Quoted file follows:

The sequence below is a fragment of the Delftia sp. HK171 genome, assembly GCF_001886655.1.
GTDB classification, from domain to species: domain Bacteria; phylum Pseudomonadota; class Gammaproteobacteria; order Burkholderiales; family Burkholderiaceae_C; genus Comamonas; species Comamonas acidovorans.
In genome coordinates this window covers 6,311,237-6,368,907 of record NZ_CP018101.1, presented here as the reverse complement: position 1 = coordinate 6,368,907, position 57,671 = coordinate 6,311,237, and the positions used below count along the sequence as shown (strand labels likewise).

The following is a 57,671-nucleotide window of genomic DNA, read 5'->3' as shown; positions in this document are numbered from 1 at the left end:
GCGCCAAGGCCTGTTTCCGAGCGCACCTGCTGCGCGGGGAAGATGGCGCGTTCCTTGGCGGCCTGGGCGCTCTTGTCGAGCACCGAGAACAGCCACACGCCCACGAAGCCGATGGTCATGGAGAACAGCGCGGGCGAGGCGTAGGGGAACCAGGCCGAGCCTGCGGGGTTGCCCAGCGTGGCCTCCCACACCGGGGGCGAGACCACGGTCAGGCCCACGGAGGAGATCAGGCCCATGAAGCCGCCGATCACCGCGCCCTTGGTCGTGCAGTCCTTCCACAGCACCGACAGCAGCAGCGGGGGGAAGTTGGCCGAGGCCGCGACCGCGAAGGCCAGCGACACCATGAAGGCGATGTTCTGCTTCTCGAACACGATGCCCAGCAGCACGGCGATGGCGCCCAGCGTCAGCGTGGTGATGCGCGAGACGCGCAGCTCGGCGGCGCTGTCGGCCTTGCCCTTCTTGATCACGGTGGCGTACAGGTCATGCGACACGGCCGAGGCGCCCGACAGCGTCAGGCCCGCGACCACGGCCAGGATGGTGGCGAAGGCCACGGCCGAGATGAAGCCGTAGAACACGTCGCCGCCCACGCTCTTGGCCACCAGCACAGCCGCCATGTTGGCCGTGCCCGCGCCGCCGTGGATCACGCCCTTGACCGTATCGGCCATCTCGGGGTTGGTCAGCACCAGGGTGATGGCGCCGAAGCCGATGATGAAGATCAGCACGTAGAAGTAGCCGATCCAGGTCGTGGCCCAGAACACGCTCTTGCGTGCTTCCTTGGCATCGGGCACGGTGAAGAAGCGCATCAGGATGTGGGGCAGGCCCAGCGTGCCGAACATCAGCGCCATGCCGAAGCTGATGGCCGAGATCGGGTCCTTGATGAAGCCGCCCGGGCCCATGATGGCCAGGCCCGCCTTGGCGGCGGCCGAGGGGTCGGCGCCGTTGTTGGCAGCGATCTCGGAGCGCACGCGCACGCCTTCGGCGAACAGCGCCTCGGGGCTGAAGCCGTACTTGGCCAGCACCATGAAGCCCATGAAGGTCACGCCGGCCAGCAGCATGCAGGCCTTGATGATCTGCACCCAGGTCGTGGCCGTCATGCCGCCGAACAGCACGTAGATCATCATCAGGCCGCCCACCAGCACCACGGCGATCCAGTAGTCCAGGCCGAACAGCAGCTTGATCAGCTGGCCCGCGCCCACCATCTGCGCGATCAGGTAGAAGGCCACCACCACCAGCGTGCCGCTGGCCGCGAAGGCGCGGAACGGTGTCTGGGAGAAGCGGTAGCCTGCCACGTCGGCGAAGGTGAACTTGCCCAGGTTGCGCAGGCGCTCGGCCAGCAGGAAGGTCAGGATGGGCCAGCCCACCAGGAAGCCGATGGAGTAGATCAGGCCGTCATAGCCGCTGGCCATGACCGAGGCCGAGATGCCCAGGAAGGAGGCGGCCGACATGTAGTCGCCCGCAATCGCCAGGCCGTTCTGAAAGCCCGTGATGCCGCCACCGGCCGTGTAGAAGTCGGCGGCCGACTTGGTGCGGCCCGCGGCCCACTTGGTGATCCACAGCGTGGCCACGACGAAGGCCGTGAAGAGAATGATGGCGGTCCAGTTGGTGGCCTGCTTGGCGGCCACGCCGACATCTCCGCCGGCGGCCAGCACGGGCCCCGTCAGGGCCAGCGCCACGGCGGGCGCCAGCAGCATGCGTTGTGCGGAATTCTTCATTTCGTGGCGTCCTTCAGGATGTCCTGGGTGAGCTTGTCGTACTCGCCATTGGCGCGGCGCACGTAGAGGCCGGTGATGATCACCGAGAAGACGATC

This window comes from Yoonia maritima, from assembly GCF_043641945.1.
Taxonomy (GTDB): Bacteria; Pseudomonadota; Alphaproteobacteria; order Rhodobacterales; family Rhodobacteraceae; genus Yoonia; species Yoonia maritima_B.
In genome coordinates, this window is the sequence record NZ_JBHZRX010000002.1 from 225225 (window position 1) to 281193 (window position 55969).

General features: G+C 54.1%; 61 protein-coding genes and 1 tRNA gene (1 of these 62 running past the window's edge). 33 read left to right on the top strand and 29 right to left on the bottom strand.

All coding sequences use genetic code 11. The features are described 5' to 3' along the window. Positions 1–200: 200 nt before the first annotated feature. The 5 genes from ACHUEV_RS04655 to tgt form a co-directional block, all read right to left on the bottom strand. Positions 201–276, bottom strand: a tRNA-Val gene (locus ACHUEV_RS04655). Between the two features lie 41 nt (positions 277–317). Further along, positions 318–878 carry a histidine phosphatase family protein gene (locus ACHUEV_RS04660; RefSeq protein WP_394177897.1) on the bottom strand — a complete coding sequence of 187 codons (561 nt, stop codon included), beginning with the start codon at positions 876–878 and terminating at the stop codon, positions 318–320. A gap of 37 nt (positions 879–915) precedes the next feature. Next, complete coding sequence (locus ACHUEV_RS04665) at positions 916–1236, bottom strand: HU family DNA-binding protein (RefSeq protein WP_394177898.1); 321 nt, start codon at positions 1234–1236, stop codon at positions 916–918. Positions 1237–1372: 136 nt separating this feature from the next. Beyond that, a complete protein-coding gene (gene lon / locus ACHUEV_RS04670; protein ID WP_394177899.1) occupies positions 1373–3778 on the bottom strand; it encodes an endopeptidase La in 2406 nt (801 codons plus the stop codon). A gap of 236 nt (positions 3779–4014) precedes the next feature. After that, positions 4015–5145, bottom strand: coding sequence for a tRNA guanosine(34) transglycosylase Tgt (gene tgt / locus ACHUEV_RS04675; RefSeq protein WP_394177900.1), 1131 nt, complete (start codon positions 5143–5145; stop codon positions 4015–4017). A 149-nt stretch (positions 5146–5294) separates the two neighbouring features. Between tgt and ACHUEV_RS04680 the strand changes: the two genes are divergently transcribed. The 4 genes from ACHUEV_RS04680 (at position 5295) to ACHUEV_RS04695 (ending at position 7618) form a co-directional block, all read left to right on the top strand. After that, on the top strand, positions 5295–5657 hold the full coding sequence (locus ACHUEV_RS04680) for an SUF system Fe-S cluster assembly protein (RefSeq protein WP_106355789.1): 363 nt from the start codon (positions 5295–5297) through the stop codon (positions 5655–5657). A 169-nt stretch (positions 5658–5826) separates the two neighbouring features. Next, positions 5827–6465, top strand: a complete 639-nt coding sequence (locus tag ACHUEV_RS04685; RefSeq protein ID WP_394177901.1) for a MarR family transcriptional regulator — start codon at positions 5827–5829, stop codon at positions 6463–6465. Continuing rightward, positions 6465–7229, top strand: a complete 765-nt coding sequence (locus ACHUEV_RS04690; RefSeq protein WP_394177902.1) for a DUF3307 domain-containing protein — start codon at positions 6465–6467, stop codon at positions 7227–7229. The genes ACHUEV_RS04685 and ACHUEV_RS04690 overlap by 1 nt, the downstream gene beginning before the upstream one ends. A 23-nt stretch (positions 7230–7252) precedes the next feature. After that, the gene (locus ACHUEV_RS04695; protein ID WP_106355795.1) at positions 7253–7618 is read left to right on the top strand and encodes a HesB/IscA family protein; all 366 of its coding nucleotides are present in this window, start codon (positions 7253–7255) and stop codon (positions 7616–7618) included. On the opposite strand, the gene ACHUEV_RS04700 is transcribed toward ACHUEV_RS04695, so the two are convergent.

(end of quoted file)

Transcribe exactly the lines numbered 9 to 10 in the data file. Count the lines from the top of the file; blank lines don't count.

General features: G+C 54.1%; 61 protein-coding genes and 1 tRNA gene (1 of these 62 running past the window's edge). 33 read left to right on the top strand and 29 right to left on the bottom strand.

All coding sequences use genetic code 11. The features are described 5' to 3' along the window. Positions 1–200: 200 nt before the first annotated feature. The 5 genes from ACHUEV_RS04655 to tgt form a co-directional block, all read right to left on the bottom strand. Positions 201–276, bottom strand: a tRNA-Val gene (locus ACHUEV_RS04655). Between the two features lie 41 nt (positions 277–317). Further along, positions 318–878 carry a histidine phosphatase family protein gene (locus ACHUEV_RS04660; RefSeq protein WP_394177897.1) on the bottom strand — a complete coding sequence of 187 codons (561 nt, stop codon included), beginning with the start codon at positions 876–878 and terminating at the stop codon, positions 318–320. A gap of 37 nt (positions 879–915) precedes the next feature. Next, complete coding sequence (locus ACHUEV_RS04665) at positions 916–1236, bottom strand: HU family DNA-binding protein (RefSeq protein WP_394177898.1); 321 nt, start codon at positions 1234–1236, stop codon at positions 916–918. Positions 1237–1372: 136 nt separating this feature from the next. Beyond that, a complete protein-coding gene (gene lon / locus ACHUEV_RS04670; protein ID WP_394177899.1) occupies positions 1373–3778 on the bottom strand; it encodes an endopeptidase La in 2406 nt (801 codons plus the stop codon). A gap of 236 nt (positions 3779–4014) precedes the next feature. After that, positions 4015–5145, bottom strand: coding sequence for a tRNA guanosine(34) transglycosylase Tgt (gene tgt / locus ACHUEV_RS04675; RefSeq protein WP_394177900.1), 1131 nt, complete (start codon positions 5143–5145; stop codon positions 4015–4017). A 149-nt stretch (positions 5146–5294) separates the two neighbouring features. Between tgt and ACHUEV_RS04680 the strand changes: the two genes are divergently transcribed. The 4 genes from ACHUEV_RS04680 (at position 5295) to ACHUEV_RS04695 (ending at position 7618) form a co-directional block, all read left to right on the top strand. After that, on the top strand, positions 5295–5657 hold the full coding sequence (locus ACHUEV_RS04680) for an SUF system Fe-S cluster assembly protein (RefSeq protein WP_106355789.1): 363 nt from the start codon (positions 5295–5297) through the stop codon (positions 5655–5657). A 169-nt stretch (positions 5658–5826) separates the two neighbouring features. Next, positions 5827–6465, top strand: a complete 639-nt coding sequence (locus tag ACHUEV_RS04685; RefSeq protein ID WP_394177901.1) for a MarR family transcriptional regulator — start codon at positions 5827–5829, stop codon at positions 6463–6465. Continuing rightward, positions 6465–7229, top strand: a complete 765-nt coding sequence (locus ACHUEV_RS04690; RefSeq protein WP_394177902.1) for a DUF3307 domain-containing protein — start codon at positions 6465–6467, stop codon at positions 7227–7229. The genes ACHUEV_RS04685 and ACHUEV_RS04690 overlap by 1 nt, the downstream gene beginning before the upstream one ends. A 23-nt stretch (positions 7230–7252) precedes the next feature. After that, the gene (locus ACHUEV_RS04695; protein ID WP_106355795.1) at positions 7253–7618 is read left to right on the top strand and encodes a HesB/IscA family protein; all 366 of its coding nucleotides are present in this window, start codon (positions 7253–7255) and stop codon (positions 7616–7618) included. On the opposite strand, the gene ACHUEV_RS04700 is transcribed toward ACHUEV_RS04695, so the two are convergent.